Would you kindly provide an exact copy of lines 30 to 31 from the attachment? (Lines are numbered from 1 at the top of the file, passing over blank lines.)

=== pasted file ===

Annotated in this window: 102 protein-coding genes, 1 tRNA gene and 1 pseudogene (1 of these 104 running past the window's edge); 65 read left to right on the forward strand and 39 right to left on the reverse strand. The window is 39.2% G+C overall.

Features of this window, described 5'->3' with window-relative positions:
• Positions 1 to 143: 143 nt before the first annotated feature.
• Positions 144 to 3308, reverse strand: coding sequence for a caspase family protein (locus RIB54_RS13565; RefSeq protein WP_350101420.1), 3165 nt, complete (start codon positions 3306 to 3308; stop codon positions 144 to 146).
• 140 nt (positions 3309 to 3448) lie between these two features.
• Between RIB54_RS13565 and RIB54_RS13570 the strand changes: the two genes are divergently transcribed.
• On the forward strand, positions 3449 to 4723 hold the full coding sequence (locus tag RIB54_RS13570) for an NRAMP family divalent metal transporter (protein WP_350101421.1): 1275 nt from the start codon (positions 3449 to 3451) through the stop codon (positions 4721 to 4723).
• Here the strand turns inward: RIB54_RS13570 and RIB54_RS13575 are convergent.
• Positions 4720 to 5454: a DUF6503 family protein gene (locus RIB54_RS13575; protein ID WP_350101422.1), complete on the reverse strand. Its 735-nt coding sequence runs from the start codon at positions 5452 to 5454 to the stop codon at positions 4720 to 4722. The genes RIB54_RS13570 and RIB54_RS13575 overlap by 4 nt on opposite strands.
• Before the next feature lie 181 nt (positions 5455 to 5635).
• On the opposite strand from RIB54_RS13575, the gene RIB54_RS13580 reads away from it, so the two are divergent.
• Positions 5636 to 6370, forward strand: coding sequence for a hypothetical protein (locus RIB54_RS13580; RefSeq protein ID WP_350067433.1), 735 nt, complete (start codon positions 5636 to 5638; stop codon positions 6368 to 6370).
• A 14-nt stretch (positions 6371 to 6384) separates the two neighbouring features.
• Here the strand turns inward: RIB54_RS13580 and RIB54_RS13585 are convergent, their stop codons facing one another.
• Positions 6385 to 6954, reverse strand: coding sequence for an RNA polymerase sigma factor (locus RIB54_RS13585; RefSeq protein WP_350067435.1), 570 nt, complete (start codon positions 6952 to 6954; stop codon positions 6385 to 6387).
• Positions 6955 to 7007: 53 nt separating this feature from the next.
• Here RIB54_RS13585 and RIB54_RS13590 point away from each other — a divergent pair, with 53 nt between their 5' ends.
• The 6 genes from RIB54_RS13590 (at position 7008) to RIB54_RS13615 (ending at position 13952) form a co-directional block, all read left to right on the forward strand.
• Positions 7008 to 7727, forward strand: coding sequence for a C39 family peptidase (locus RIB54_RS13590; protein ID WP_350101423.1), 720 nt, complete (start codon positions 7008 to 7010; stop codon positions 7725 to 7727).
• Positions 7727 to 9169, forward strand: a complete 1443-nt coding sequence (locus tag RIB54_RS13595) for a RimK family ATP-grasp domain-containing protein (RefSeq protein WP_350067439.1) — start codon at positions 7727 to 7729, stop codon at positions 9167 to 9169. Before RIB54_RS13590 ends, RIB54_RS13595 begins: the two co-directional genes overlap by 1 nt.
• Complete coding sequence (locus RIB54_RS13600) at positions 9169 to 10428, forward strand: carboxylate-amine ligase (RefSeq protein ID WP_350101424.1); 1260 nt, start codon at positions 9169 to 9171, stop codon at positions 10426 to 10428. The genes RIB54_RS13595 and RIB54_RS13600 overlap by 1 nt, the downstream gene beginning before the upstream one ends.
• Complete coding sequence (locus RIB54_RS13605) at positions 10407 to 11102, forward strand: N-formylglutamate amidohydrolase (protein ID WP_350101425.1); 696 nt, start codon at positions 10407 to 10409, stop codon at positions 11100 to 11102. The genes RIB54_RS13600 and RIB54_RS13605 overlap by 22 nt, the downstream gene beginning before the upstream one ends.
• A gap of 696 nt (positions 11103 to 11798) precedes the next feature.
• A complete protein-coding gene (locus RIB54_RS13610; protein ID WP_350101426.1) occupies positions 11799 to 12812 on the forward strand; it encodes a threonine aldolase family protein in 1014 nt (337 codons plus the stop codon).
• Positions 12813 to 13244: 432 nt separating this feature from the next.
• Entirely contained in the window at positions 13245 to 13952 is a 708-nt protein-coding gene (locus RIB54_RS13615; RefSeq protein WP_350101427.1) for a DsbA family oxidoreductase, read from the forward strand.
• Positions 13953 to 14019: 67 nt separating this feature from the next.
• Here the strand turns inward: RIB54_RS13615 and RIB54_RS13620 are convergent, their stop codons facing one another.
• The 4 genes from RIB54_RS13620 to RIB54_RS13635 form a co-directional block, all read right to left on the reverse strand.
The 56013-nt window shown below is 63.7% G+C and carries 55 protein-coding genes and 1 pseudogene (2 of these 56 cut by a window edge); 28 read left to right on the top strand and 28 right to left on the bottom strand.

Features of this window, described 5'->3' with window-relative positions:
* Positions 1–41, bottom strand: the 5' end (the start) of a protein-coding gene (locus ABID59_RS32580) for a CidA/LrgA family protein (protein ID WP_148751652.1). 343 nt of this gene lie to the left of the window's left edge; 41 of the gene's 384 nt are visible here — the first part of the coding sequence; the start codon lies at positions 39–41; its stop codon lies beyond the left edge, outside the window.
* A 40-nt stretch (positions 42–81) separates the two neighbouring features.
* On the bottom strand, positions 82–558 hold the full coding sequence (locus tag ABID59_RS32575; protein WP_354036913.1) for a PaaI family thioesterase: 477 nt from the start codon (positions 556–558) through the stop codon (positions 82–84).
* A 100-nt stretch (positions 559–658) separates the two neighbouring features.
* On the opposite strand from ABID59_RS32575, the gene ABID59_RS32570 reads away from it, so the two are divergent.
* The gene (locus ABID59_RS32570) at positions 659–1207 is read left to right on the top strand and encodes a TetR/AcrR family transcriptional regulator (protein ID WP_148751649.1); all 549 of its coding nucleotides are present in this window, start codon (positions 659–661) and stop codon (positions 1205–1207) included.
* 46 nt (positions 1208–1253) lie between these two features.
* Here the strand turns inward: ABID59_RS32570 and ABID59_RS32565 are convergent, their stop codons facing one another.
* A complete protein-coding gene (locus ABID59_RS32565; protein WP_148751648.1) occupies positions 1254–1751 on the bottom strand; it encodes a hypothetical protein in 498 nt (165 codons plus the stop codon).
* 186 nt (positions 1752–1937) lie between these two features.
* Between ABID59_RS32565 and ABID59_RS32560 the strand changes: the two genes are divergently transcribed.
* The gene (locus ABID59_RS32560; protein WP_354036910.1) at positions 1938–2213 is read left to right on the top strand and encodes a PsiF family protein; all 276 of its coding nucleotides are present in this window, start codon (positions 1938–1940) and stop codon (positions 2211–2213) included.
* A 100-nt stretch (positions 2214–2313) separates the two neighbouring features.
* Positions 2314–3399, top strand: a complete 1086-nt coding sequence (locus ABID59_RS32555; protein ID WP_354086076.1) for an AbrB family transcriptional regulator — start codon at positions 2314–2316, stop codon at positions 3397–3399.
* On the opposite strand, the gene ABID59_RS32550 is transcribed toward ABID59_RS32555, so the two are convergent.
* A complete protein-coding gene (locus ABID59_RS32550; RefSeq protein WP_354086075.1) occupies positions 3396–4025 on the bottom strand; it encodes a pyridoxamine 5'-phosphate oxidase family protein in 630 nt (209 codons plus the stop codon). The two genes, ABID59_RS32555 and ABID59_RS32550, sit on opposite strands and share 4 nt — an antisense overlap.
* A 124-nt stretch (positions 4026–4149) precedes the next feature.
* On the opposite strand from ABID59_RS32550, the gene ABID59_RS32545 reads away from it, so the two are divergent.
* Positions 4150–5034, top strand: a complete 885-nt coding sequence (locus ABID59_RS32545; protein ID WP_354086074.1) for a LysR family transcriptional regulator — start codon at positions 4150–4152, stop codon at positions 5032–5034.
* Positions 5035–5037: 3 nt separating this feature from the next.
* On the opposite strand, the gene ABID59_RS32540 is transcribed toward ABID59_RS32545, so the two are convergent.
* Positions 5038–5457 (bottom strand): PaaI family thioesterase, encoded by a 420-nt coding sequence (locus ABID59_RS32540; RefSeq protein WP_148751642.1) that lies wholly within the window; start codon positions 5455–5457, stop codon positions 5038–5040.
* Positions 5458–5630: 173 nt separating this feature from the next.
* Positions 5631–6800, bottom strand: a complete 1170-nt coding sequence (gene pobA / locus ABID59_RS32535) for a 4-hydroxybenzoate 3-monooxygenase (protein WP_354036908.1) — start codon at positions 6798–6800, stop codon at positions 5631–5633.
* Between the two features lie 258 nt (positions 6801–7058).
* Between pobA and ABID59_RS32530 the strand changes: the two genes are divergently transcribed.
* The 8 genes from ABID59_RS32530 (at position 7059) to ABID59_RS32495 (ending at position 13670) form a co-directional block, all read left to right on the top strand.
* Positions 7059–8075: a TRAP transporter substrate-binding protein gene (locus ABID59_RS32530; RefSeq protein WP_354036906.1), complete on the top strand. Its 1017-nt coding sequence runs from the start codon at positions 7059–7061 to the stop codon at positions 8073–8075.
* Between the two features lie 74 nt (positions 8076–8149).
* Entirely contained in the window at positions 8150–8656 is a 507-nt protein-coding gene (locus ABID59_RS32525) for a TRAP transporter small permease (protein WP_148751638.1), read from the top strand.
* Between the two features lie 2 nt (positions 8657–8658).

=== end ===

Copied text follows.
The 56013-nt window shown below is 63.7% G+C and carries 55 protein-coding genes and 1 pseudogene (2 of these 56 cut by a window edge); 28 read left to right on the top strand and 28 right to left on the bottom strand.

Features of this window, described 5'->3' with window-relative positions: